This 1983 release from Software Farm broke new ground on the Sinclair ZX81. You see: graphics on the ZX81, before Forty Niner, consisted of chunky basic graphics and ASCII symbols, because the machine wasn’t really capable of anything else. Or so the world thought…
Century Electronics UK‘s Hunchback is apparently NOT loosely based on the 1831 Victor Hugo novel, The Hunchback of Notre Dame, as many have speculated. But since it features Quasimodo running from left to right over a castle rampart, trying to rescue Esmeralda from a tower at the end, that is an easy assumption to make.
This early ZX Spectrum game from Imagine Software was designed and programmed by John Gibson and first published in 1983.
It is a good example of a mundane idea being turned into a video game – namely: dental hygiene and the battle with tooth decay! Gibson apparently wrote the game in only four weeks.
An American TRS-80 release imported to the Dragon 32, Time Bandit is a scrolling maze game with shoot ’em up elements. It was written by Bill Dunlevy and Harry Lafnear and first published by MichTron in 1983. Microdeal published it in the UK.
Ocean Software‘s 1983 release, Pogo, is arguably the best Q*Bert clone on the ZX Spectrum. And there were a lot of Q*Bert clones around at the time.
It was one of the very first Spectrum games I ever bought and it kept teenage me occupied for a few days, before I eventually grew tired of it.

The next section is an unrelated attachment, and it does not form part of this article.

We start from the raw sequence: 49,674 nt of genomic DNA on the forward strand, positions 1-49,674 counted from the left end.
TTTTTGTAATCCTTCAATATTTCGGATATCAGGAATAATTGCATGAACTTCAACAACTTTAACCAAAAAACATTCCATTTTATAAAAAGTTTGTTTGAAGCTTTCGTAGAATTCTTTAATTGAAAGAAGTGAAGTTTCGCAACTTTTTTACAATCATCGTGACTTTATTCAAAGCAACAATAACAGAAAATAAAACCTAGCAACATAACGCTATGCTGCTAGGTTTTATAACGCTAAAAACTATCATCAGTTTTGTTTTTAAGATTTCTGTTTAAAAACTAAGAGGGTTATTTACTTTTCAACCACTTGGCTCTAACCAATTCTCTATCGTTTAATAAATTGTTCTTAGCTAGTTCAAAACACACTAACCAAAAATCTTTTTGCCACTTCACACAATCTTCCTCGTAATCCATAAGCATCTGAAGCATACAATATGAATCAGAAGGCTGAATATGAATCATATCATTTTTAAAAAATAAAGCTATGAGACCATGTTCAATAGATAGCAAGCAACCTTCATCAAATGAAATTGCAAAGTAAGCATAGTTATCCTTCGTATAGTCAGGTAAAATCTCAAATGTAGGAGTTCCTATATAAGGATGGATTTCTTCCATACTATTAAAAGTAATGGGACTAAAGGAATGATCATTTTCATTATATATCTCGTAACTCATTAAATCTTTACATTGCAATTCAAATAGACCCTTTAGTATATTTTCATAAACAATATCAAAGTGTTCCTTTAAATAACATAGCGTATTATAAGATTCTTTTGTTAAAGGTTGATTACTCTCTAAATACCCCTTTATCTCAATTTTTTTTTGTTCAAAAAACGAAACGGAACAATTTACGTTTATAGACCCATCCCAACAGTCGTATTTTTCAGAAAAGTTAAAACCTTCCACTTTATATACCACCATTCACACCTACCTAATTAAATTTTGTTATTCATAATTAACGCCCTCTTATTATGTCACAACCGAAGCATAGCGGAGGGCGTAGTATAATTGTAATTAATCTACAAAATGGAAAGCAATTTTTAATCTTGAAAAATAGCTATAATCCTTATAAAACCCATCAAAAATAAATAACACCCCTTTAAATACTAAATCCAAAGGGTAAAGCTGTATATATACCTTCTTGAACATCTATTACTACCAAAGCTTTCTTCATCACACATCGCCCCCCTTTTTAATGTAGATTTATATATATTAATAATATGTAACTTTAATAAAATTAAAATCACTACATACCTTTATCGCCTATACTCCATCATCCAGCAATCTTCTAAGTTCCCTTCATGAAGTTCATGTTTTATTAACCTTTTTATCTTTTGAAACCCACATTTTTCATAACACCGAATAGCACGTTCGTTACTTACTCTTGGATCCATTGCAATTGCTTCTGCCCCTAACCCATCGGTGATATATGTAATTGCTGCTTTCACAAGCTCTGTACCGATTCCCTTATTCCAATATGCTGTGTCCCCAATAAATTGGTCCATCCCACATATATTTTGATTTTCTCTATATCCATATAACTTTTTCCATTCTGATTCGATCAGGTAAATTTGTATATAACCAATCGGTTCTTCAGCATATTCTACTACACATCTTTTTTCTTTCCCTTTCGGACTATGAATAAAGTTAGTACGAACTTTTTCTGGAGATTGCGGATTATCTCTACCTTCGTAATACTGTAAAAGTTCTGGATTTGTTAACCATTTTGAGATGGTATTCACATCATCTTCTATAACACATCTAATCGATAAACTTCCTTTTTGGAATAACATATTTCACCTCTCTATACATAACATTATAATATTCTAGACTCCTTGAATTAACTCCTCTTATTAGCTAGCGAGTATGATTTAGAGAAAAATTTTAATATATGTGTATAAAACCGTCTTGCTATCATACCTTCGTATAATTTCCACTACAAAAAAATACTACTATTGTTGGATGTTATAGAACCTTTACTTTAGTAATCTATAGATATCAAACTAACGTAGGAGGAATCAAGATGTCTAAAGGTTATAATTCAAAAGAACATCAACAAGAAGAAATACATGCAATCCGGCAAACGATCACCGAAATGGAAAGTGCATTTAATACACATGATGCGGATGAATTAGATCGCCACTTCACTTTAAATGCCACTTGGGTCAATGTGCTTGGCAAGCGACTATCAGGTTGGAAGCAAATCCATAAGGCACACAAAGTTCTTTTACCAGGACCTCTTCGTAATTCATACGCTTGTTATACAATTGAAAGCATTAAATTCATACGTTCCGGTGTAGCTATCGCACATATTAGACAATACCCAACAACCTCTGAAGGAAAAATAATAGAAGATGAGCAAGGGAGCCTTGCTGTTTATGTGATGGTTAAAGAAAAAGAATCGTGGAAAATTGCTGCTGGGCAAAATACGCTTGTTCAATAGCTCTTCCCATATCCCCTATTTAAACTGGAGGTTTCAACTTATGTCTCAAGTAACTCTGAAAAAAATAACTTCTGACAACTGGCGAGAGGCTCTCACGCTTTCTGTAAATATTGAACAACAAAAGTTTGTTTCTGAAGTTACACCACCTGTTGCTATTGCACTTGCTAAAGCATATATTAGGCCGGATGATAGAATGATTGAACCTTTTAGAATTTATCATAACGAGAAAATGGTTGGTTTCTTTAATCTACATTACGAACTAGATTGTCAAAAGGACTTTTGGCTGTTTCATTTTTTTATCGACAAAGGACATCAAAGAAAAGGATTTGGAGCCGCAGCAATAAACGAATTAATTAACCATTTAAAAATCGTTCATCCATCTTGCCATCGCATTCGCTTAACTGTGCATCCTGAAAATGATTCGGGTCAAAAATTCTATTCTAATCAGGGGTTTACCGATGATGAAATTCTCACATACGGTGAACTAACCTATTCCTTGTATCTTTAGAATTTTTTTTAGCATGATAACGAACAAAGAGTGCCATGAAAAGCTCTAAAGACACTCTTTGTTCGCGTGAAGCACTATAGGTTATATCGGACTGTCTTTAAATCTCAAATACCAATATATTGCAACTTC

This infamous ZX Spectrum game was released way back in 1983 by Automata UK (one of the first video games companies ever set up in the UK), and is basically about visiting pubs and going out “on the razz”.
This 1983 release from Imagine Software is one of the earliest examples of a Real-Time Strategy game ever made.
It might not look like much, but Stonkers is an important game, and designer/programmer John Gibson probably never even realised it at the time.
Released into arcades by Nintendo in 1983, Mario Bros. is a one or two-player platform game featuring Mario and Luigi as the main characters. Incidentally, this was the first time Luigi ever appeared in a video game.
Mario Bros. was designed by Shigeru Miyamoto and Gunpei Yokoi – two of the lead creators of Donkey Kong, of which this game is a follow-up.
Crystal Castles is a legendary arcade maze game developed and published by Atari, Inc. in 1983. What made the game so good were: the trackball and jump button controls (which gave a good degree of freedom to make headway at pace) and the unusual isometric graphics (which drew on-screen in an unusual and interesting way).
This infamous 1983 arcade game from Bally Midway is a bizarre multi-stage action game where you play members of the prog rock band, Journey, trying to retrieve their instruments “from the dangers of the five galaxies”.